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And, smiling in the arms of death,
A secret hand to me conveyed
My fancy formed her young and fair,
Such was the picture fancy drew,
– But she was waning to the tomb;
Yet shall the friends who loved her weep, Though shrined in peace the sufferer sleep, Though rapt to heaven the saint aspire, With Seraph guards, on wings of fire ; Yet shall they weep ;--for oft and well Remembrance shall her story tell, Affection of her virtues speak, With beaming eye and burning cheek, Each action, word, and look recall ; The last, the loveliest of all, When on the lap of death she lay, Serenely smiled her soul away, And left surviving Friendship's breast Warm with the sunset of her rest.
O thou, who wert on earth unknown,
-When slumber from mine eyes,
If thus to me, sweet saint, be given To learn from thee the hymns of heaven, Thine inspiration will impart Seraphic ardours to my heart; My voice thy music shall prolong, And echo thy entrancing song ; My lyre, with sympathy divine, Shall answer every chord of thine, Till their consenting tones give birth To harmonies unknown on earth. Then shall my thoughts, in living fire Sent down from heaven, to heaven aspire, My verse through lofty measures rise, A scale of glory to the skies, Resembling, on each hallowed theme, The ladder of the patriarch's dream, O’er which descending angels shone, On earthly missions from the throne, Returning by the steps they trod, Up to the Paradise of GOD.
THE DAISY IN INDIA.
THRICE welcome, little English flower !
My mother-country's white and red, In rose or lily, till this hour,
Never to me such beauty spread : Transplanted from thine island bed,
A treasure in a grain of earth, Strange as a spirit from the dead,
Thine embryo sprang to birth.
Thrice welcome, little English fower !
Whose tribes, beneath our natal skies, Shut close their leaves while vapours lower ;
But, hen the sun's gay beams arise, With unabashed but modest eyes,
Follow his motion to the west, Nor cease to gaze till daylight dies, Then fold themselves to rest.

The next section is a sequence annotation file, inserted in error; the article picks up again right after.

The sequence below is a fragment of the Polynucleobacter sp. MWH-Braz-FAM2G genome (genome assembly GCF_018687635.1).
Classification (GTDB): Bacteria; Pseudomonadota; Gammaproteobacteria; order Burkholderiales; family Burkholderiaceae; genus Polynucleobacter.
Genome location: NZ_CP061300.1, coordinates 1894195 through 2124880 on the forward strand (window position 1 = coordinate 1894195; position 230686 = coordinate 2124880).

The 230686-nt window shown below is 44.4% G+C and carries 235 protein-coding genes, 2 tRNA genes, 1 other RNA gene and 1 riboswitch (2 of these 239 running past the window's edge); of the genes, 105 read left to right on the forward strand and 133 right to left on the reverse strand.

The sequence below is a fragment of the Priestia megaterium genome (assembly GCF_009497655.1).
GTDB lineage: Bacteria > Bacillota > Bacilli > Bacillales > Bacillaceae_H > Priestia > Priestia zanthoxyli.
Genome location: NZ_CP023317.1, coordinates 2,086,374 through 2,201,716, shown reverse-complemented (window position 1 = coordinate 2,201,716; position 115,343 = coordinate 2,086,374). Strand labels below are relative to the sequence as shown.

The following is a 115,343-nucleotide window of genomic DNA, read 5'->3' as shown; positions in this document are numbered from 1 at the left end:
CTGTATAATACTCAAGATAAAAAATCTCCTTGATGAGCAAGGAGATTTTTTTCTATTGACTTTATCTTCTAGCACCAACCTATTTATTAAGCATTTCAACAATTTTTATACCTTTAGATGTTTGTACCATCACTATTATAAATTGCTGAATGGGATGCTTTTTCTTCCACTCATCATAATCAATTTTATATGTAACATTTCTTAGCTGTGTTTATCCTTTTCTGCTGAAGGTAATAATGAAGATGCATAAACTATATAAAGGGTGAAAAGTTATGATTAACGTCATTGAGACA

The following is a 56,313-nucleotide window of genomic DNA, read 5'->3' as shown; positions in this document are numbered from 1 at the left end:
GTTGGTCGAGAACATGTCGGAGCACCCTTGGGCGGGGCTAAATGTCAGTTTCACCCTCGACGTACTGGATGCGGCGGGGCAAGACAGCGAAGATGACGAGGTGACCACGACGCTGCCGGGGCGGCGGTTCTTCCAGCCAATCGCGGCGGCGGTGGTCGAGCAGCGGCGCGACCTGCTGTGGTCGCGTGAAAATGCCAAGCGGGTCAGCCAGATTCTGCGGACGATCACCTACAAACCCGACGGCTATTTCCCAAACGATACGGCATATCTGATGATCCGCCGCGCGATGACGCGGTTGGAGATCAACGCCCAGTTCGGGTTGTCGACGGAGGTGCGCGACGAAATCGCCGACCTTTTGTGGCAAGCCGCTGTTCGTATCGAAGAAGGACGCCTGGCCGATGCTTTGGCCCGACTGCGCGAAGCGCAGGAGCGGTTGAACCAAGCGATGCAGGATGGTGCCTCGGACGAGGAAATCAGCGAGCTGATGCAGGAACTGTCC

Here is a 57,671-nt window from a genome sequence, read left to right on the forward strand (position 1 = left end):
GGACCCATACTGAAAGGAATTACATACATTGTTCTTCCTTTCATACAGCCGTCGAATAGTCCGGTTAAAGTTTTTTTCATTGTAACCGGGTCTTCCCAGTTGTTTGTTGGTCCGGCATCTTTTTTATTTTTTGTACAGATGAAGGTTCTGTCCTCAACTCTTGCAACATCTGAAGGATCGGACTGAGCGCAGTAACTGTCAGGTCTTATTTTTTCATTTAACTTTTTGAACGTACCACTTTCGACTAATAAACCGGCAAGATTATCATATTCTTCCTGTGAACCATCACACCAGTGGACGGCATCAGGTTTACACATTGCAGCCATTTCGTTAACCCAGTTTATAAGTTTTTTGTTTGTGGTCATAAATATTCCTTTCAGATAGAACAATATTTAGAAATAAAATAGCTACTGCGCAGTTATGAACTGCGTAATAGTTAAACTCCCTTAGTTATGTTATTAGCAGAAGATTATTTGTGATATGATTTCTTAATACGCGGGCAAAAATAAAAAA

Thrice welcome, little English flower!
To this resplendent hemisphere,
In gorgeous liveries all the year :
Like worth unfriended and unknown,
Than all the torrid zone.
Of early scenes beloved by me,
Thou shalt the blithe memorial be;
Youth's golden age, and manhood's prime,
I find in this far clime.
Thrice welcome, little English flower !
I'll rear thee with a trembling hand :
The sweet May dews, of that fair land
In every walk !--that here may shoot
Á hundred from one root.
To me the pledge of hope unseen :
For joys that were, or might have been,
I saw thee waking from the dust;
And place in God my trust.
ODE TO THE VOLUNTEERS OF BRITAIN,
ON THE PROSPECT OF INVASION.
Oh, the death of those
Who for their country die,
How beautiful in death
The Warrior's corse appears, Embalmed by fond Affection's breath,
And bathed in Woman's tears !
Their loveliest native earth
Enshrines the fallen brave; In the dear land that gave them birth
They find their tranquil grave.
But the wild waves shall sweep
Britannia's foes away,
Be surfeited with prey!
No !-they have 'scaped the waves,
'Scaped the sea-monsters' maws; They come! but oh, shall Gallic slaves
Give English freemen laws ?
By Alfred's spirit, No !
Ring, ring the loud alarms;
Ye heralds, shout “To arms !”
To arms our heroes fly;
And, leading on their lines, The British banner in the sky,
The star of conquest shines.
The lowering battle forms
Its terrible array; Like clashing clouds in mountain storms,
That thunder on their way.
The rushing armies meet ;
And while they pour their breath, The strong earth shudders at their feet,
The day grows dim with death.
Ghosts of the mighty dead,
Your children's hearts inspire ; And while they on your ashes tread, Rekindle all your fire.